(ISNS) -- As winter chills settle in, we turn our clocks back and our heaters up. Other animals have their own ways of adapting – some grow winter coats, and some hibernate.
Siberian hamsters don't hibernate or change color; instead, they use winter as a sort of seasonal birth control. Not mating when the temperature drops ensures that hamster babies are not born in harsh weather.
Researchers have now found one part of the genetic switch that keeps these hamsters in tune with the times. A chemical marker in the animals' brains switches off a gene that controls breeding, as days grow shorter in the winter.
Months later, the genetic snooze button releases, turning reproductive abilities back on in time for spring. The switch in question is literally a fragment of a molecule that sits on a gene. It's what scientists call an "epigenetic control" – it turns the gene on and off in response to external stimuli, such as short winter days.
Tyler Stevenson, from the University of Aberdeen in Scotland, and Brian Prendergast, from the University of Chicago, reported these results last month in the Proceedings of the National Academy of Sciences.
Both plants and animals use epigenetic controls to change how genes respond to the outside world. One of these controls is perhaps the most familiar hallmarks of the changing seasons – spring flowering. In humans, similar controls synchronize thousands of genes to our daily habits, turning genes off and on at specific times of the day.
"Animals use epigenetic mechanisms to regulate daily biological rhythms, but this is the first example of a seasonal response in animals that is controlled by a reversible epigenetic mechanism," said Stevenson, a behavioral neuroscientist, and the study's lead author.
Researchers studying Siberian hamsters have long known that these rodents don't breed in the winter. But the molecular switches that turn reproduction off and on in response to seasonal day lengths were not as obvious.
The hamsters' brains read seasons in the language of melatonin levels. Short, wintry days increase melatonin production; long bright days decrease its production, signaling the onset of spring – and breeding season.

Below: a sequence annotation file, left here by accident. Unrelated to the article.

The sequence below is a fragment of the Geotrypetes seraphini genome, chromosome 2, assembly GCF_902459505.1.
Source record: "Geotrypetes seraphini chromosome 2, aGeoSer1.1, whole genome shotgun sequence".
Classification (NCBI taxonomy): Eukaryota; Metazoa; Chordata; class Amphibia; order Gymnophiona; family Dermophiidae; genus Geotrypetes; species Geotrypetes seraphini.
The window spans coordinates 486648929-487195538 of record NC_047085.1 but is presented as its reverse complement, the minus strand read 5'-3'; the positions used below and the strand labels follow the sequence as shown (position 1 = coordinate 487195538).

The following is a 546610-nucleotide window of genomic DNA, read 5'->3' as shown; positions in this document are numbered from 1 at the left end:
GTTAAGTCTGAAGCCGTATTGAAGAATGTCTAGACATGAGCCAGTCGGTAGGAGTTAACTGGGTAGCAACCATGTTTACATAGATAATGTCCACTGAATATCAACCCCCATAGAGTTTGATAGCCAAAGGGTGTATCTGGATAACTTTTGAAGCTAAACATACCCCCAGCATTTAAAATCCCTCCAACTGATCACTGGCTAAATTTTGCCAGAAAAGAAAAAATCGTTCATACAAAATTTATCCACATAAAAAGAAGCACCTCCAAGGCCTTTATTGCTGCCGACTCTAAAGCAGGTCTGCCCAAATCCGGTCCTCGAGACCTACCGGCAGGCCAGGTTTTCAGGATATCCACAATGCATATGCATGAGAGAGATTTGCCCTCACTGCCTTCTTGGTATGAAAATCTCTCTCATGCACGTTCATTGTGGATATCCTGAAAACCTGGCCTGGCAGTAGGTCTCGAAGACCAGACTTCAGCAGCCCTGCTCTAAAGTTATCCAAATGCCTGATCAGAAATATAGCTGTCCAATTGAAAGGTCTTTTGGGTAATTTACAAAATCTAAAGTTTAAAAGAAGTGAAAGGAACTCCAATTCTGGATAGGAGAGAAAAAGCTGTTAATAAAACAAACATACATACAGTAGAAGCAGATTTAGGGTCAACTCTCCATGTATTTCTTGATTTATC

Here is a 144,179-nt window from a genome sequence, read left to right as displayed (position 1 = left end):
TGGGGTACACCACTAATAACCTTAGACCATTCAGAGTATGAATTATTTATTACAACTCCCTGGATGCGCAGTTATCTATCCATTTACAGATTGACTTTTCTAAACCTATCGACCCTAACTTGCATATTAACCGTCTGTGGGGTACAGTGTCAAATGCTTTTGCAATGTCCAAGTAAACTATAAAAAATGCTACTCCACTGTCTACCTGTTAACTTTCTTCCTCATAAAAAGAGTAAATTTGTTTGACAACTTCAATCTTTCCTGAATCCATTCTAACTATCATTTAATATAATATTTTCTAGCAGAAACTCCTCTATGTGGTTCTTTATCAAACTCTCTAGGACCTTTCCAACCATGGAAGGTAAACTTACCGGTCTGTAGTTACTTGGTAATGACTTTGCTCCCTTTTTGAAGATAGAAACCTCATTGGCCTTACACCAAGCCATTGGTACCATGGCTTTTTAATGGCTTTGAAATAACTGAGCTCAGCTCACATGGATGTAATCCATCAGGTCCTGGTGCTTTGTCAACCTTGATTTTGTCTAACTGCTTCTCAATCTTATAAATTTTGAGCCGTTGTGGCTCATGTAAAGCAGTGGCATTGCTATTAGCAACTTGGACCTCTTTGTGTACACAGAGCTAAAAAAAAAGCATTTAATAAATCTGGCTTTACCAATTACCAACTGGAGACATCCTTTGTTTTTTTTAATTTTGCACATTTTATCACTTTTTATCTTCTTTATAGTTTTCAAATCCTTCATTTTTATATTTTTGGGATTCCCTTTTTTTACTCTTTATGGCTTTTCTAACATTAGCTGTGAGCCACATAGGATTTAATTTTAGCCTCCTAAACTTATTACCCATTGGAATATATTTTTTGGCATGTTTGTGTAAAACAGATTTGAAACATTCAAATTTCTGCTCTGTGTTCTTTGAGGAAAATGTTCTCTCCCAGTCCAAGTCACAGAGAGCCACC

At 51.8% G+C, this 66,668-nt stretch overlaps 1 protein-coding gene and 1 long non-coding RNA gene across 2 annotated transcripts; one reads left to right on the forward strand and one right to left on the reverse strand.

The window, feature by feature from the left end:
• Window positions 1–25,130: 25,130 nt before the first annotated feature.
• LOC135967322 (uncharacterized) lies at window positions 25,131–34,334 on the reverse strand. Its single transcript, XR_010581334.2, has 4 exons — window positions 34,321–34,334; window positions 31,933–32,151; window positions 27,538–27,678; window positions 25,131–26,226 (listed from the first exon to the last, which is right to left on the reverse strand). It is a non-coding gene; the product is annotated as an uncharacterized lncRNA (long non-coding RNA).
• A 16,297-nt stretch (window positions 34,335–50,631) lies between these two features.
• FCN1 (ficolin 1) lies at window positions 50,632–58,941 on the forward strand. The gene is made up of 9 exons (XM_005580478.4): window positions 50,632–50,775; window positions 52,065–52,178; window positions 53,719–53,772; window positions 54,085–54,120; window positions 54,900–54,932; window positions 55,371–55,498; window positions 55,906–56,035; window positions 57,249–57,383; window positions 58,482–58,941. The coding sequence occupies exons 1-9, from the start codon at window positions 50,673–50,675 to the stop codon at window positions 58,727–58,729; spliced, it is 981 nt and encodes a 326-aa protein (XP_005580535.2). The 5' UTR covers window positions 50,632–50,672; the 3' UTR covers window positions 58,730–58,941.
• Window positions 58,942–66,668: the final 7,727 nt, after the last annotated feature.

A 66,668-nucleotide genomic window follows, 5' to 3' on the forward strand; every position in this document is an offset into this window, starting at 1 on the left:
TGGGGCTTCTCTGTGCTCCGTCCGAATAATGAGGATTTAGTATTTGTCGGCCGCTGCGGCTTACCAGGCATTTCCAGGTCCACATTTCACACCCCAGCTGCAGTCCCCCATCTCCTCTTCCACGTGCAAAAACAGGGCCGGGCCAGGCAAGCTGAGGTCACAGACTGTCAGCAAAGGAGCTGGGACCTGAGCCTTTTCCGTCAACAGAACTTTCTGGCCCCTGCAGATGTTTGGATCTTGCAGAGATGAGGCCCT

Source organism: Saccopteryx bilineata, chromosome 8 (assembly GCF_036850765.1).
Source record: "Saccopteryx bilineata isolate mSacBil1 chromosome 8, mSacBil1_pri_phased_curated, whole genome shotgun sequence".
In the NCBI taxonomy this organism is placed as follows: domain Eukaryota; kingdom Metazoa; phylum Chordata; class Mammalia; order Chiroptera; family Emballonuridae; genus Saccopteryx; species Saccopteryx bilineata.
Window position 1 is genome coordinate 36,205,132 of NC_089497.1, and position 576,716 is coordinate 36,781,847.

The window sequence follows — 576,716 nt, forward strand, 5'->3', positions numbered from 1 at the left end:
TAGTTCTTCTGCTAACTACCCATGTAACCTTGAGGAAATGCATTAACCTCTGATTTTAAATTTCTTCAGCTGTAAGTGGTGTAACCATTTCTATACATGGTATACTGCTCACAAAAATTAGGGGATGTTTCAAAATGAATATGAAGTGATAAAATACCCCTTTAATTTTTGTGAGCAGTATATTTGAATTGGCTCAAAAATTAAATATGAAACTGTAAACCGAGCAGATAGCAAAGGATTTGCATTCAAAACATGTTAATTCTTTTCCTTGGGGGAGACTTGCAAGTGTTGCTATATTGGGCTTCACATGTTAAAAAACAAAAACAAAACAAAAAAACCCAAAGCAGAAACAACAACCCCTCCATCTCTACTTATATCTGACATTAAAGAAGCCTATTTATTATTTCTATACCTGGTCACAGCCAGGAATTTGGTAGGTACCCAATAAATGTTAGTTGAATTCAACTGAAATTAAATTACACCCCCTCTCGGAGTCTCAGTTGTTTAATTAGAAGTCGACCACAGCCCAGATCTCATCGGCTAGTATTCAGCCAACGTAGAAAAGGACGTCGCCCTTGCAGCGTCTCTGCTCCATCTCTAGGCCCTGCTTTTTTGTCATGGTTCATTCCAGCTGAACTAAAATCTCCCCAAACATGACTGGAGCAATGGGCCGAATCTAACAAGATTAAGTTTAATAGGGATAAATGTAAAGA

In their study, Stevenson and Prendergast found that winter-like short days increased the brain expression of a gene that controls the size of the hamsters' testes. Epigenetic activation of this gene, called dio3, caused a decrease in hamsters' gonad size in the winter months. After approximately five months, the epigenetic switch reduced dio3 expression. With dio3 reduced, the hamsters regained their reproductive abilities in time for warmer weather.
"The decrease in dio3 expression we observed is one of the earliest steps identified in switching reproductive function from its dormant winter state to an active ‘summer mode,'" said Stevenson.
"The results are an attempt to address a very long-standing question in the field of biological rhythms," said Eric Mintz, a researcher at Kent State University, in Ohio, who studies circadian and behavioral rhythms in rodents.
"Some seasonally breeding animals, like these hamsters, shut down their reproductive systems as winter approaches, presumably to avoid wasting energy. After a certain amount of time, their systems recover and become active again," explained Mintz. "This paper addresses one part of the mechanism which causes that recovery."
"With this work we were looking at a particular gene – but it is likely that this mechanism is functioning on a much larger scale," said Stevenson.
Seasonal breeding, like most behaviors, is a complex process controlled by hundreds of genes. The expression of dio3 is only one piece of the puzzle in hamsters, but the on-off epigenetic switch that Stevenson and Prendergast have identified could control many other hamster genes. And similar mechanisms might even be at play in other animals.
From spring-breeding songbirds and hibernating bears to signs of spring fever in humans, the seasons change us all. Whether the underlying genetic changes are similarly controlled, only time – and more research – will tell.
Jyoti Madhusoodanan is a science writer based in San Jose, Calif. She tweets at @smjyoti.
Correction: the original version of this story stated that Tyler Stevenson was affiliated with the University of Chicago. He works at the University of Aberdeen in Scotland. We regret the error.